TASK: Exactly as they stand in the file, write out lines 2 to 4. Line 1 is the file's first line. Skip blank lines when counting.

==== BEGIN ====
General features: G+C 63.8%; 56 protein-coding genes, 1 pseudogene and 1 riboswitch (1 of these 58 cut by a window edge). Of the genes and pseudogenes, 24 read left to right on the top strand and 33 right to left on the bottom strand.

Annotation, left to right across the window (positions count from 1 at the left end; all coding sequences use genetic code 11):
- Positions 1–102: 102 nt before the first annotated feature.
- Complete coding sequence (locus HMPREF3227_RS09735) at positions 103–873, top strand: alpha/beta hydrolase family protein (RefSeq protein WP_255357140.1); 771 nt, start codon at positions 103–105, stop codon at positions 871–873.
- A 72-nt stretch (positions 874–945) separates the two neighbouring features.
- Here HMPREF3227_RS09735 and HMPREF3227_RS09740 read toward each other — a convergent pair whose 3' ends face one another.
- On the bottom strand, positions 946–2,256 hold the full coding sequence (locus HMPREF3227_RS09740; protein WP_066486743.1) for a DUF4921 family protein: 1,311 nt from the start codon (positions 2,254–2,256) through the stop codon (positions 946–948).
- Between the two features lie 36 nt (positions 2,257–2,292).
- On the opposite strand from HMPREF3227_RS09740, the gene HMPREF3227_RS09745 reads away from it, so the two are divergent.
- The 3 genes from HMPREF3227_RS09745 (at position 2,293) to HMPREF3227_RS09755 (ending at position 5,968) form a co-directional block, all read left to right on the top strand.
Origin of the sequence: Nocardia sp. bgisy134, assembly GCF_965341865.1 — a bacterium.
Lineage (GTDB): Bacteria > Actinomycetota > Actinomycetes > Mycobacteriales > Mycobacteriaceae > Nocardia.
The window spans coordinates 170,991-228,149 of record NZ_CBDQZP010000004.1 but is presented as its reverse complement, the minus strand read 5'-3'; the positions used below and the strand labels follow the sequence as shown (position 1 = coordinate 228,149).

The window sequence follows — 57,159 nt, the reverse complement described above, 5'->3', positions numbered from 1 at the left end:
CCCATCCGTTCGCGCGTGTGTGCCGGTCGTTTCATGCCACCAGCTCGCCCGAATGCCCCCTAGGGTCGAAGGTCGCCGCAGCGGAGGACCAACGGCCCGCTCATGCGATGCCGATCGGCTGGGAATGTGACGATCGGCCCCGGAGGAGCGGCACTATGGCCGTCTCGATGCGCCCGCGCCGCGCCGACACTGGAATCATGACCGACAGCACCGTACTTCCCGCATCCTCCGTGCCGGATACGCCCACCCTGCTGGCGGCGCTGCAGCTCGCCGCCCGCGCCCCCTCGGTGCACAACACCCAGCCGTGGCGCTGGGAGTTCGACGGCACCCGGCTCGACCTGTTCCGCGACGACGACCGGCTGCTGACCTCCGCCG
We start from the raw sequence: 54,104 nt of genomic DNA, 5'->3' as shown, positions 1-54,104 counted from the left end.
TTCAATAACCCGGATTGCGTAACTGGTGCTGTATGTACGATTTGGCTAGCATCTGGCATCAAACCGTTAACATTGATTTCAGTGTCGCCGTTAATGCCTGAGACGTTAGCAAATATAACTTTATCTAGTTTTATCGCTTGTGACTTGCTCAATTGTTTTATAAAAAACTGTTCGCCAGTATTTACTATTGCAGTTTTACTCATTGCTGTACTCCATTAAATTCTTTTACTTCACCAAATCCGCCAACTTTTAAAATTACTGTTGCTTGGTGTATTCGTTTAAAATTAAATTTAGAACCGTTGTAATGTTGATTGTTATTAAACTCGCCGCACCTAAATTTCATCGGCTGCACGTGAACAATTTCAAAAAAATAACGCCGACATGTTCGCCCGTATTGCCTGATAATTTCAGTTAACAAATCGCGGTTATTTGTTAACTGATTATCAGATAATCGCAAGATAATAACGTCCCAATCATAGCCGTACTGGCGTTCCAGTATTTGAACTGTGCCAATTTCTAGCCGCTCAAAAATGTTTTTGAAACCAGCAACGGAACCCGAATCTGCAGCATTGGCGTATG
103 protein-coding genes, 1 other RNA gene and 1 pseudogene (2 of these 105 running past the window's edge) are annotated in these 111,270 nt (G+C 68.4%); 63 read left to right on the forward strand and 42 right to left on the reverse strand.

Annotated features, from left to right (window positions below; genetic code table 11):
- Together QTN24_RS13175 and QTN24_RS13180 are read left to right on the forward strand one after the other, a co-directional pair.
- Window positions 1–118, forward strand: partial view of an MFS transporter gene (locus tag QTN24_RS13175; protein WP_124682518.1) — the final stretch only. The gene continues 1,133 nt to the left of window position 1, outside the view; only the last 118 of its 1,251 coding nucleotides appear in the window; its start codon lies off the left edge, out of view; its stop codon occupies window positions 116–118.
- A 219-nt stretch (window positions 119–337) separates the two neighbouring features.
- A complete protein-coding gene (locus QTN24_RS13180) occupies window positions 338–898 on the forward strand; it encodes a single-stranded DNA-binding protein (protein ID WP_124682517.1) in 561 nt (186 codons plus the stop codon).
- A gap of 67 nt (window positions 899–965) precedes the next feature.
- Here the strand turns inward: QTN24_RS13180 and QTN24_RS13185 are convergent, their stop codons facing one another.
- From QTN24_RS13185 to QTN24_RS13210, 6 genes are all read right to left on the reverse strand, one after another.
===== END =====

Annotation, left to right across the window (positions count from 1 at the left end; all coding sequences use genetic code 11):
- Positions 1–102: 102 nt before the first annotated feature.
- Complete coding sequence (locus HMPREF3227_RS09735) at positions 103–873, top strand: alpha/beta hydrolase family protein (RefSeq protein WP_255357140.1); 771 nt, start codon at positions 103–105, stop codon at positions 871–873.